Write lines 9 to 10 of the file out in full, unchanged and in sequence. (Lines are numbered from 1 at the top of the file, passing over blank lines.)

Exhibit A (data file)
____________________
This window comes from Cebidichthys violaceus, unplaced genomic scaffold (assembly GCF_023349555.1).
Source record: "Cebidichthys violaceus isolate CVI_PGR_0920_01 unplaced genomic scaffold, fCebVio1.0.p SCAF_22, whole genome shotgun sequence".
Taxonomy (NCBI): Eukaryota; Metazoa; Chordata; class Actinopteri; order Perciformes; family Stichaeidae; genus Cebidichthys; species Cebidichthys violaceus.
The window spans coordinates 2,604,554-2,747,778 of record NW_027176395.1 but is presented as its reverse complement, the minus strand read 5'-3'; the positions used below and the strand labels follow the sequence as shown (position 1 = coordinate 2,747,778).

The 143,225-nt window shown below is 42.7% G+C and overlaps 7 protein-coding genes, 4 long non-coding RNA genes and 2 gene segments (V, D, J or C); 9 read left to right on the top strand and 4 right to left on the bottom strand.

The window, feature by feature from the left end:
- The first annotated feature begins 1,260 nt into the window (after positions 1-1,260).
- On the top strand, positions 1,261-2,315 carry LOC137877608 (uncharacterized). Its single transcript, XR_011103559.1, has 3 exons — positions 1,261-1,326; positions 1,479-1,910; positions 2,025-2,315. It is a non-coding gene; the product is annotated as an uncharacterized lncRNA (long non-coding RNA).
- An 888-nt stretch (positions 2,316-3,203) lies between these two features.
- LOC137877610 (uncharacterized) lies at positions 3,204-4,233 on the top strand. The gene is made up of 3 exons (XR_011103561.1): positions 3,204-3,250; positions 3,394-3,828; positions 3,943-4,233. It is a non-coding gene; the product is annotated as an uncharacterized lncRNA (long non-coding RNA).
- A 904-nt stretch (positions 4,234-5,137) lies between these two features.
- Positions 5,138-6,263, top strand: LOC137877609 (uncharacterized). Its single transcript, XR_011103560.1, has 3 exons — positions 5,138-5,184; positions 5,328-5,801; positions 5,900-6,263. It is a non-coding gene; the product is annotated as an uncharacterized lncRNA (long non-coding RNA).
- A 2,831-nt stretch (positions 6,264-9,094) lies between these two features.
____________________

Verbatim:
- An 888-nt stretch (positions 2,316-3,203) lies between these two features.
- LOC137877610 (uncharacterized) lies at positions 3,204-4,233 on the top strand. The gene is made up of 3 exons (XR_011103561.1): positions 3,204-3,250; positions 3,394-3,828; positions 3,943-4,233. It is a non-coding gene; the product is annotated as an uncharacterized lncRNA (long non-coding RNA).